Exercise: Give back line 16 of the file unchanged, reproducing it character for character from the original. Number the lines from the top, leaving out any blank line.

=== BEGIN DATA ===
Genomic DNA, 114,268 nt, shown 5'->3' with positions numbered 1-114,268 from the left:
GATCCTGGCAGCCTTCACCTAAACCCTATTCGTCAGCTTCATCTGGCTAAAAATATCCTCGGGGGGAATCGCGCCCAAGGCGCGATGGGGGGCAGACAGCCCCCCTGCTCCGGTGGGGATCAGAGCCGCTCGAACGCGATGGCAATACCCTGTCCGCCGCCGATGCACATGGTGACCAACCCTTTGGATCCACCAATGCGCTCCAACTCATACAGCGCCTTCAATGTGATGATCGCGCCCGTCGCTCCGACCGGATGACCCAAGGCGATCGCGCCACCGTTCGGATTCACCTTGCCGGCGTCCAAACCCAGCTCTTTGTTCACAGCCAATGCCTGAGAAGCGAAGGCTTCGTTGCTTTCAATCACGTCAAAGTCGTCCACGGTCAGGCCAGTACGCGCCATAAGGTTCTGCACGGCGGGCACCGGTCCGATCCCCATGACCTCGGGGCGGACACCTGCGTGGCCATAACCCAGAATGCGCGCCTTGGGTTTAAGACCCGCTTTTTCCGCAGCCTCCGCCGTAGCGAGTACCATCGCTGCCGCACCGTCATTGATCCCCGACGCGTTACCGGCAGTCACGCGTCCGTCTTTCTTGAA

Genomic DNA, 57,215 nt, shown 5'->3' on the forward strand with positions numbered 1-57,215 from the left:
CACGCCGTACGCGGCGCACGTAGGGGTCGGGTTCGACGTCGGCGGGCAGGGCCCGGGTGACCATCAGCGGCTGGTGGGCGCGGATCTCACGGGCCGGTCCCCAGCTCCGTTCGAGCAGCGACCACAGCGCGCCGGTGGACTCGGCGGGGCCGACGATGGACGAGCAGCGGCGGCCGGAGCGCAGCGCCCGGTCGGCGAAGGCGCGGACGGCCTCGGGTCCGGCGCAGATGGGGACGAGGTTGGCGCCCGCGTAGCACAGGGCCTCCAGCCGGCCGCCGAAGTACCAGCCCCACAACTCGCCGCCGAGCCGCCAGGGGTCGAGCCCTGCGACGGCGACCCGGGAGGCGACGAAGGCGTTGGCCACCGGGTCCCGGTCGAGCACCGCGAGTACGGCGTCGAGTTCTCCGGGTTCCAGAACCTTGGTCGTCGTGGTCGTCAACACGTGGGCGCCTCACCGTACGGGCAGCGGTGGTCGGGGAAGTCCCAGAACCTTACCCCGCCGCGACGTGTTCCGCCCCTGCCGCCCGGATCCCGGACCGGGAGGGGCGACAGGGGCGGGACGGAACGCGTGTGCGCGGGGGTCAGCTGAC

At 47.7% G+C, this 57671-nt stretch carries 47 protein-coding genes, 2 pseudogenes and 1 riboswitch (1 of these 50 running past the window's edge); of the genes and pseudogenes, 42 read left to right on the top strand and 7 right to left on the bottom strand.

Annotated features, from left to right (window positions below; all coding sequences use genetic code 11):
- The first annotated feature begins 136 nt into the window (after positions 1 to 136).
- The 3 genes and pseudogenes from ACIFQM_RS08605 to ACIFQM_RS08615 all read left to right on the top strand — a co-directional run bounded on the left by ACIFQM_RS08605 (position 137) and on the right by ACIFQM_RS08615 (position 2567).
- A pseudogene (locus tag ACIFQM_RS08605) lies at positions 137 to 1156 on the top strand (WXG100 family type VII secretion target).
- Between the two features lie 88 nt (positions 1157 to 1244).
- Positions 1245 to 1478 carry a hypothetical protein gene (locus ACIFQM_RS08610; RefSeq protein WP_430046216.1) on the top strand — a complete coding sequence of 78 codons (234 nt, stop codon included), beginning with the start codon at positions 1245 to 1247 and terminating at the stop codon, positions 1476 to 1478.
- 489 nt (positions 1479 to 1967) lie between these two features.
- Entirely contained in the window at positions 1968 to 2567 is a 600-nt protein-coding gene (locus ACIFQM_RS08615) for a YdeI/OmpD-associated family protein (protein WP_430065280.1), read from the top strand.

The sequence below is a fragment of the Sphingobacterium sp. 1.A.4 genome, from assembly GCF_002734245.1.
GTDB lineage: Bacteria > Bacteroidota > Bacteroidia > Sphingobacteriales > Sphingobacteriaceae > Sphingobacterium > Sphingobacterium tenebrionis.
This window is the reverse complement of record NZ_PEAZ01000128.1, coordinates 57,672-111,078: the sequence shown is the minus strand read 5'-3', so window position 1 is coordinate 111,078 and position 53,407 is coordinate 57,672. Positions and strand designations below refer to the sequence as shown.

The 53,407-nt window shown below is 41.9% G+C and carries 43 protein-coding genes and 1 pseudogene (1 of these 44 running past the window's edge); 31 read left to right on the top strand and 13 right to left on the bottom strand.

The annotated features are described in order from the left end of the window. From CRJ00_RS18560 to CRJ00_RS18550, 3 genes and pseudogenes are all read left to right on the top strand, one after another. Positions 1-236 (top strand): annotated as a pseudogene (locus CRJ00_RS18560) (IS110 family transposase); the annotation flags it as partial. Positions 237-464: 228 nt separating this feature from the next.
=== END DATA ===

This window is the reverse complement of record NZ_PEAZ01000128.1, coordinates 57,672-111,078: the sequence shown is the minus strand read 5'-3', so window position 1 is coordinate 111,078 and position 53,407 is coordinate 57,672. Positions and strand designations below refer to the sequence as shown.